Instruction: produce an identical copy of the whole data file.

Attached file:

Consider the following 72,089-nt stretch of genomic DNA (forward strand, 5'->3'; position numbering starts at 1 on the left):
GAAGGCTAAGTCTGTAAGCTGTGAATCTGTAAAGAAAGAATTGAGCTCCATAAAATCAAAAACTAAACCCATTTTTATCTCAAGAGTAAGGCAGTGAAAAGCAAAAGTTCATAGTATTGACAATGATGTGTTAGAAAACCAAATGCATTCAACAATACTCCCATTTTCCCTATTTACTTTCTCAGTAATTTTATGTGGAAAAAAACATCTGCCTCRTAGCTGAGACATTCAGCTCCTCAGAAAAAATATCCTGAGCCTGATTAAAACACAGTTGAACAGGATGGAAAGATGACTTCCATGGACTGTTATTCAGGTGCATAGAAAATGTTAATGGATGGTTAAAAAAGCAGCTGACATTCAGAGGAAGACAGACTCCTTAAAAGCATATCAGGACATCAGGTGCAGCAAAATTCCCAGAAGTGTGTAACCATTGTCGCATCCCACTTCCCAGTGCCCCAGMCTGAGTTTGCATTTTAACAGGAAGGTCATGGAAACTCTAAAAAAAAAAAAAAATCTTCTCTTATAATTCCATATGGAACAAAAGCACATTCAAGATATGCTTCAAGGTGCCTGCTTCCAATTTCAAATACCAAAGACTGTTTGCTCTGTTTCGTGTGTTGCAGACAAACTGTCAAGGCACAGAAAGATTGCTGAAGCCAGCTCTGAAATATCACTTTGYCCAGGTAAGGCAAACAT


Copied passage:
Consider the following 72,089-nt stretch of genomic DNA (forward strand, 5'->3'; position numbering starts at 1 on the left):
GAAGGCTAAGTCTGTAAGCTGTGAATCTGTAAAGAAAGAATTGAGCTCCATAAAATCAAAAACTAAACCCATTTTTATCTCAAGAGTAAGGCAGTGAAAAGCAAAAGTTCATAGTATTGACAATGATGTGTTAGAAAACCAAATGCATTCAACAATACTCCCATTTTCCCTATTTACTTTCTCAGTAATTTTATGTGGAAAAAAACATCTGCCTCRTAGCTGAGACATTCAGCTCCTCAGAAAAAATATCCTGAGCCTGATTAAAACACAGTTGAACAGGATGGAAAGATGACTTCCATGGACTGTTATTCAGGTGCATAGAAAATGTTAATGGATGGTTAAAAAAGCAGCTGACATTCAGAGGAAGACAGACTCCTTAAAAGCATATCAGGACATCAGGTGCAGCAAAATTCCCAGAAGTGTGTAACCATTGTCGCATCCCACTTCCCAGTGCCCCAGMCTGAGTTTGCATTTTAACAGGAAGGTCATGGAAACTCTAAAAAAAAAAAAAAATCTTCTCTTATAATTCCATATGGAACAAAAGCACATTCAAGATATGCTTCAAGGTGCCTGCTTCCAATTTCAAATACCAAAGACTGTTTGCTCTGTTTCGTGTGTTGCAGACAAACTGTCAAGGCACAGAAAGATTGCTGAAGCCAGCTCTGAAATATCACTTTGYCCAGGTAAGGCAAACAT